Kenny critical of John McGuinness on travel costs

PAC chairman claimed case can be made for State to pay travel costs of Ministers’ spouses

John McGuinness: the Taoiseach  claimed the affair was “damaging” for  the  chairman of the  Public Accounts Committee

John McGuinness: the Taoiseach claimed the affair was “damaging” for the chairman of the Public Accounts Committee

 


Taoiseach Enda Kenny weighed in against Public Accounts Committee (PAC) chairman and Fianna Fáil TD John McGuinness for claiming a case can be made for the State to pay the travel costs of Ministers’ spouses on official business.

Amid allegations in Fianna Fáil of dirty tricks by the Coalition to undermine Mr McGuinness, party leader Micheál Martin defended the TD.

Ahead of the committee’s next meeting on Thursday, Mr McGuinness is under pressure from Government TDs on the committee to explain himself.

The conflict follows a newspaper report that he tried to bring his wife Margaret Redmond with him on a trade missions to Dubai and Canada when he was minister of state for trade and commerce between 2007 and 2009. His wife did not ultimately travel. Although he was reported to have argued that the State should foot the bill, Mr McGuinness said on radio that he clearly expressed his willingness to pay for her.

While acknowledging his wife travelled at the State’s expense on St Patrick’s Day missions, he went to say an argument could be made for the State to pay for spouses to travel on other business.

“There are circumstances that should be considered where Ministers are away for long periods of time where they believe that their wife should travel and they should pay. There may be other circumstances where the Minster can then make a case within a new set of guidelines where be believes the State should pay,” he said.

“In my opinion work practices have certainly changed. Family are now central to everything and it may be that a Minister might want to make that case around his wife or spouse and around his family.”

As Fianna Fáil braces for the possibility of a confidence vote at the committee in Mr McGuinness’ chairmanship, Mr Kenny said in Italy that the affair was “damaging” for Mr McGuinness.

“I haven’t seen all the details of this but it leads me to believe that it smacks of traces of the abuse and arrogance that we inherited after 14 years of mismanagement,” said the Taoiseach.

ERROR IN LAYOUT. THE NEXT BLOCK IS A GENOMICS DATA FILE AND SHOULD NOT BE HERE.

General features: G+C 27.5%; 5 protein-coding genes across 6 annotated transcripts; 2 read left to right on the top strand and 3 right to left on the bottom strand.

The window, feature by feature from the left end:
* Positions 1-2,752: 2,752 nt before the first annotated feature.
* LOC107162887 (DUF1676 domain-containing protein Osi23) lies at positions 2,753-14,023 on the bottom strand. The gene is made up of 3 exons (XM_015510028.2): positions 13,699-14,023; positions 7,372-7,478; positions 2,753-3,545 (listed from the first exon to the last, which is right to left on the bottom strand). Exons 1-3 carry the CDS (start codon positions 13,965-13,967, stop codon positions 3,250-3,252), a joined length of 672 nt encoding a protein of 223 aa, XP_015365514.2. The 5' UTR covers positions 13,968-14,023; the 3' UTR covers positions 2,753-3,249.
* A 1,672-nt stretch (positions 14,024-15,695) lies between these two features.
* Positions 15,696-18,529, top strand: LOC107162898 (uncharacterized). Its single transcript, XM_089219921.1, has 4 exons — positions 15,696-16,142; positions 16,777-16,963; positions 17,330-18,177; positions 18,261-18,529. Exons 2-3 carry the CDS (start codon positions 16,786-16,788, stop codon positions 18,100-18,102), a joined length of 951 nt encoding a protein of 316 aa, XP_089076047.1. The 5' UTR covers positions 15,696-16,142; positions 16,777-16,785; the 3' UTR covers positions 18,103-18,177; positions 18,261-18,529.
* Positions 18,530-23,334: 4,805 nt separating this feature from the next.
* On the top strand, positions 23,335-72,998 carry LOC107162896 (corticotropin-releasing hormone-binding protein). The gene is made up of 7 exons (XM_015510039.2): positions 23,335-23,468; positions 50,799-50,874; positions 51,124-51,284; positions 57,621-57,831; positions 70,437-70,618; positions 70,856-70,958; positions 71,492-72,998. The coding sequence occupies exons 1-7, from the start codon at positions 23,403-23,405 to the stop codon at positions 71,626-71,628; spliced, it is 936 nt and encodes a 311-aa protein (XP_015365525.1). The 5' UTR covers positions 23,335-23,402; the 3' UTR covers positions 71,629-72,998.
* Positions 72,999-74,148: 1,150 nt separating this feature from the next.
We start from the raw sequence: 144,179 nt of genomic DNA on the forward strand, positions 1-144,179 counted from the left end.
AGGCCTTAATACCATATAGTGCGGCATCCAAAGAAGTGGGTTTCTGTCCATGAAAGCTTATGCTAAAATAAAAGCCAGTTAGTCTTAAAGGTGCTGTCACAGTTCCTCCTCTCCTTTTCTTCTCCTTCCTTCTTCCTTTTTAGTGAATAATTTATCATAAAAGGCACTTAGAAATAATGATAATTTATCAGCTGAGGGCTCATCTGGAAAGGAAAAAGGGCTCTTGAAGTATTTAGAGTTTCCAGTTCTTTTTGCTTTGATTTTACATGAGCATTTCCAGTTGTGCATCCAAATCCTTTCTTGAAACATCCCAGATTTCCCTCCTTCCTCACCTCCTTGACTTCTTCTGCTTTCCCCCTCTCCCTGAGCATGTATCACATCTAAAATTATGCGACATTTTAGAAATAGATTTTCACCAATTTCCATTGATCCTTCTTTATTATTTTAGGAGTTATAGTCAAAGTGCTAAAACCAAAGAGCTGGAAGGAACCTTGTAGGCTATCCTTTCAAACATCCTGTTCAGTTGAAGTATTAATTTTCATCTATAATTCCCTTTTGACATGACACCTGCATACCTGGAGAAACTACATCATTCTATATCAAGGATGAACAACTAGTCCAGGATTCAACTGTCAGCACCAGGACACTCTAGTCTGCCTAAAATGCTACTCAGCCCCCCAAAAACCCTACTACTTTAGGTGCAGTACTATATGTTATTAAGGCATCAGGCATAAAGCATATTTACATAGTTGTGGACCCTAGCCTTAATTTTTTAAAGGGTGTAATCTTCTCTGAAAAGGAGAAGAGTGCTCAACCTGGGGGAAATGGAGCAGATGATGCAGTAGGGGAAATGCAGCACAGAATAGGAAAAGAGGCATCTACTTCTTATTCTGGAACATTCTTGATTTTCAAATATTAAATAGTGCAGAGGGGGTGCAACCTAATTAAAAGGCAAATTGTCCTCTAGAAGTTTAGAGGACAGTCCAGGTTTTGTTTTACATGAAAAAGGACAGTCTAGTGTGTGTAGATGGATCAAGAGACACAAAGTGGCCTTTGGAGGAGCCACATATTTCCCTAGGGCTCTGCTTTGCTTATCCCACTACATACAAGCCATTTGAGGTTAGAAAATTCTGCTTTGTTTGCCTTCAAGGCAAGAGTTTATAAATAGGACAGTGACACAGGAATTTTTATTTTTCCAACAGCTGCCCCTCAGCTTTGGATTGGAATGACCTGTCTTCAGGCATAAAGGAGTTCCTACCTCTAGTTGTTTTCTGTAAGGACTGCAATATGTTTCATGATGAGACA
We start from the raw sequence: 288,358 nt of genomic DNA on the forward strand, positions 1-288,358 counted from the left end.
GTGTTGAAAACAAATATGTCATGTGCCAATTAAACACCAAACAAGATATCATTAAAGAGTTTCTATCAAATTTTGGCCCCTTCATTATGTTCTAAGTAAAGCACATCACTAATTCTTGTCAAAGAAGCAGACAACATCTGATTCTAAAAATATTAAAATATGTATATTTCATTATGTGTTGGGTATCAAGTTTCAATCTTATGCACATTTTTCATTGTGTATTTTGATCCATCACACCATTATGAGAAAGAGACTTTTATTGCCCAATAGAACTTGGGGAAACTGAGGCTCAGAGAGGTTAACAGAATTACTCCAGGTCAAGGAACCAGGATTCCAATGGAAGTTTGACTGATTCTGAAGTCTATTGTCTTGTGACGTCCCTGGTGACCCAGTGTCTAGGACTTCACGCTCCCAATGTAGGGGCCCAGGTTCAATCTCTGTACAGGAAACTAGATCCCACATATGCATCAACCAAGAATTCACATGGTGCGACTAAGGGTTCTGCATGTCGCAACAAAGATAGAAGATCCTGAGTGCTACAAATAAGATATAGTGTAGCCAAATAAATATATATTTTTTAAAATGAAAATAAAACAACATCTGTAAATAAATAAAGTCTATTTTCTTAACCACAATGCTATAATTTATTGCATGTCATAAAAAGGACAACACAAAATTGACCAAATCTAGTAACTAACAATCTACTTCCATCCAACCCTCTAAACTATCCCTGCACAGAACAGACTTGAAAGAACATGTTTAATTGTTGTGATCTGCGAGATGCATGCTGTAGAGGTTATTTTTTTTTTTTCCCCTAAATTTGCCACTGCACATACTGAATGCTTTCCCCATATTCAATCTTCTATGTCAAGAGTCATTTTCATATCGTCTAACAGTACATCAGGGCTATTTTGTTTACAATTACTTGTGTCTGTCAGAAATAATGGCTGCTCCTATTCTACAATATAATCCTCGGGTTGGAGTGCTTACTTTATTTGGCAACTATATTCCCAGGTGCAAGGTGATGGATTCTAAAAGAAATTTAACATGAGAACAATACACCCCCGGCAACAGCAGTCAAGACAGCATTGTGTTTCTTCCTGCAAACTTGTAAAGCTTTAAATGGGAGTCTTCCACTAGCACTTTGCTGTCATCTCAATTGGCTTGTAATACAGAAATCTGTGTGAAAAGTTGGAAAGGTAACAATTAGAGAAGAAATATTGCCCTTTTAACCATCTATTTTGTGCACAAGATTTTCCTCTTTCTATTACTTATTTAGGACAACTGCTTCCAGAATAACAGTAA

“I’d like to say . . . this is a matter strictly for the leader of the Fianna Fáil . . . it’s an issue now that the Fianna Fáil leader has to reflect on.”

“I know I’m in Rome and the old saying is that Caesar’s wife has to be above reproach, this is the Public Accounts Committee, it is a matter of credibility in respect of politics and accountability.”

Fianna Fáil said it had nothing to add to remarks by Mr Martin in which he said he had watched with growing alarm as a campaign has developed to undermine the position of “one of the final and most important elements of independent Oireachtas scrutiny of this Government.”

Mr Martin added: “It has always been an accepted principle that the role of Chair of the PAC was above politics and that all parties would respect the independence and impartiality of that role no matter what parties were in government.

“The only appropriate test was whether the individual who held the role was exercising their authority in an independent, transparent and non-partisan way.

“No one, from any corner of politics or the media has questioned John McGuinness’ performance as chair of the PAC committee in this regard.”

Fine Gael TD and PAC deputy chairman Kieran O’Donnell called on Mr McGuinness to make a comprehensive statement to the committee when it meets on Thursday.

“The vital work that the PAC does in the public interest must continue unencumbered by unnecessary distractions,” said Mr O’Donnell. “My main concern is the integrity of the committee and its workings. And remember: this committee is the public’s watchdog on State spending.”

Labour TD Robert Dowds, a member of the PAC, said Mr McGuinness’ chairmanship was damaged but stopped short of calling on him to consider his position.

“I think he didn’t actually spend taxpayers money on his wife and that’s why I want to go no further that that,” Mr Dowds said. “Clearly the chair of the PAC must be above reproach at all times in terms of how taxpayers’ money should be spent. In my view it’s not appropriate to bring a spouse at State expense for overseas visit. Really the chairman of PAC needs to have a strong sense of ethics in terms of how taxpayers’ money is used.”